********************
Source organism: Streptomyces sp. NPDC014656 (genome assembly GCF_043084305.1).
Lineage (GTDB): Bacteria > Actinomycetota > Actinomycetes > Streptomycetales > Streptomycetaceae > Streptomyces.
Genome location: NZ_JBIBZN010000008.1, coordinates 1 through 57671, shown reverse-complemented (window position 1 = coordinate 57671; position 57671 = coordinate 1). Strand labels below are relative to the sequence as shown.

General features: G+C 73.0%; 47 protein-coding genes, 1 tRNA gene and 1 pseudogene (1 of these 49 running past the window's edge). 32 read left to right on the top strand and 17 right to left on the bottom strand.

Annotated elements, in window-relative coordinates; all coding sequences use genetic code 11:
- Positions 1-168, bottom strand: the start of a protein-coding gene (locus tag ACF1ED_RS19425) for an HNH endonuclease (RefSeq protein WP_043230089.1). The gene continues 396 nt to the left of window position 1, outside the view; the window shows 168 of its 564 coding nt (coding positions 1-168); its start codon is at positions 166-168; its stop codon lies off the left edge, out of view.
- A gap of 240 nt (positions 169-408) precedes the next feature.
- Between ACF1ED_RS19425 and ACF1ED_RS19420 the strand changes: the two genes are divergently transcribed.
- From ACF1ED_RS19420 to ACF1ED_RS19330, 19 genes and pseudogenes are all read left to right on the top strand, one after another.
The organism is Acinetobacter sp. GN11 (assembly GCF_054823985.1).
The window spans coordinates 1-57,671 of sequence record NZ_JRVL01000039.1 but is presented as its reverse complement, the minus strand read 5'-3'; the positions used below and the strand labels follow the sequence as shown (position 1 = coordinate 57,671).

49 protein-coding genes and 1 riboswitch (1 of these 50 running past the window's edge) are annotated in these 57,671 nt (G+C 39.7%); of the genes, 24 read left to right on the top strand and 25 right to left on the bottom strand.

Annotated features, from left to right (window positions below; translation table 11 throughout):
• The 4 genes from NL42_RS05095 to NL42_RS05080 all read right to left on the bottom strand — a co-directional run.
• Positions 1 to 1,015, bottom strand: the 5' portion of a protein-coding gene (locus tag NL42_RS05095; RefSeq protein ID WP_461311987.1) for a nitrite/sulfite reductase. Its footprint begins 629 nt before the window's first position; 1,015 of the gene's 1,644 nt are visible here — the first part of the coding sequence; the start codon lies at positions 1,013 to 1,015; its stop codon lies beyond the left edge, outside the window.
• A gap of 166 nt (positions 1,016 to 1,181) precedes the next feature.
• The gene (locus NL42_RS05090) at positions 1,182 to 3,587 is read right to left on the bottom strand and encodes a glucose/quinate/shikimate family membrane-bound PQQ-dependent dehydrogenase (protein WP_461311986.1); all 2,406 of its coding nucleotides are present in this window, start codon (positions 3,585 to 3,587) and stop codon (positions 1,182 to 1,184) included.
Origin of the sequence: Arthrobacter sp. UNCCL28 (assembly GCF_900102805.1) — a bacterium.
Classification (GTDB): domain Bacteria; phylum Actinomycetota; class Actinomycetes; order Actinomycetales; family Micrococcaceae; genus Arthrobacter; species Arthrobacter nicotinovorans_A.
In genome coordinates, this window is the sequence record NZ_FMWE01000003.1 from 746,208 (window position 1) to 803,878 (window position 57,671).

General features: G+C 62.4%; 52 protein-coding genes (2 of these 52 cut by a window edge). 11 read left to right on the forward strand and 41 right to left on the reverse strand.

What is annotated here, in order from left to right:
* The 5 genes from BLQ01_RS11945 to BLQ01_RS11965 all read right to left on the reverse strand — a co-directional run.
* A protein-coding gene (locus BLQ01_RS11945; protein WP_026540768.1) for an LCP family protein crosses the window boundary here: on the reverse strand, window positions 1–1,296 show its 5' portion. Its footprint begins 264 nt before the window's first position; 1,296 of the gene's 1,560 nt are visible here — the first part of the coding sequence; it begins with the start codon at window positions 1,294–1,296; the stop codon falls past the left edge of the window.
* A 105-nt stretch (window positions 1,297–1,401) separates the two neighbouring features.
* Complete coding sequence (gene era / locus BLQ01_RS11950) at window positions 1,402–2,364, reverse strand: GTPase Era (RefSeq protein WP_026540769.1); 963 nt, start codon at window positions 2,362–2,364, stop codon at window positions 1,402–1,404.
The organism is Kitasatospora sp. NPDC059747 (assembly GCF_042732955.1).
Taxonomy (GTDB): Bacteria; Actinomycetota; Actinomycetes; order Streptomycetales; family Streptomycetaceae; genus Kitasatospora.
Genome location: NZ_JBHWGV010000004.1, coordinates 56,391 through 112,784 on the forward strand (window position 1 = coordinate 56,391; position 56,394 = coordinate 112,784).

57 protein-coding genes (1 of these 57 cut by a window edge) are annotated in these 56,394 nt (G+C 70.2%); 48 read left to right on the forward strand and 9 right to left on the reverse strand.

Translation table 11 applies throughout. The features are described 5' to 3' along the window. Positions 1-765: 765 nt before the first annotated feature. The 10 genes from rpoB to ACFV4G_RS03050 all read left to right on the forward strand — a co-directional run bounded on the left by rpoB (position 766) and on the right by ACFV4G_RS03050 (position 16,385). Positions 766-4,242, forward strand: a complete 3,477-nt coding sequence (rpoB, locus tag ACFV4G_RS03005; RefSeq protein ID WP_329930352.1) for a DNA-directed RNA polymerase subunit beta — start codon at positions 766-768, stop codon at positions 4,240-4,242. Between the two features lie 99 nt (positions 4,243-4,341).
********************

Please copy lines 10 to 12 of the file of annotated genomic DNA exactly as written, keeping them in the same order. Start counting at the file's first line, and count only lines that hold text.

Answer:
The organism is Acinetobacter sp. GN11 (assembly GCF_054823985.1).
The window spans coordinates 1-57,671 of sequence record NZ_JRVL01000039.1 but is presented as its reverse complement, the minus strand read 5'-3'; the positions used below and the strand labels follow the sequence as shown (position 1 = coordinate 57,671).

49 protein-coding genes and 1 riboswitch (1 of these 50 running past the window's edge) are annotated in these 57,671 nt (G+C 39.7%); of the genes, 24 read left to right on the top strand and 25 right to left on the bottom strand.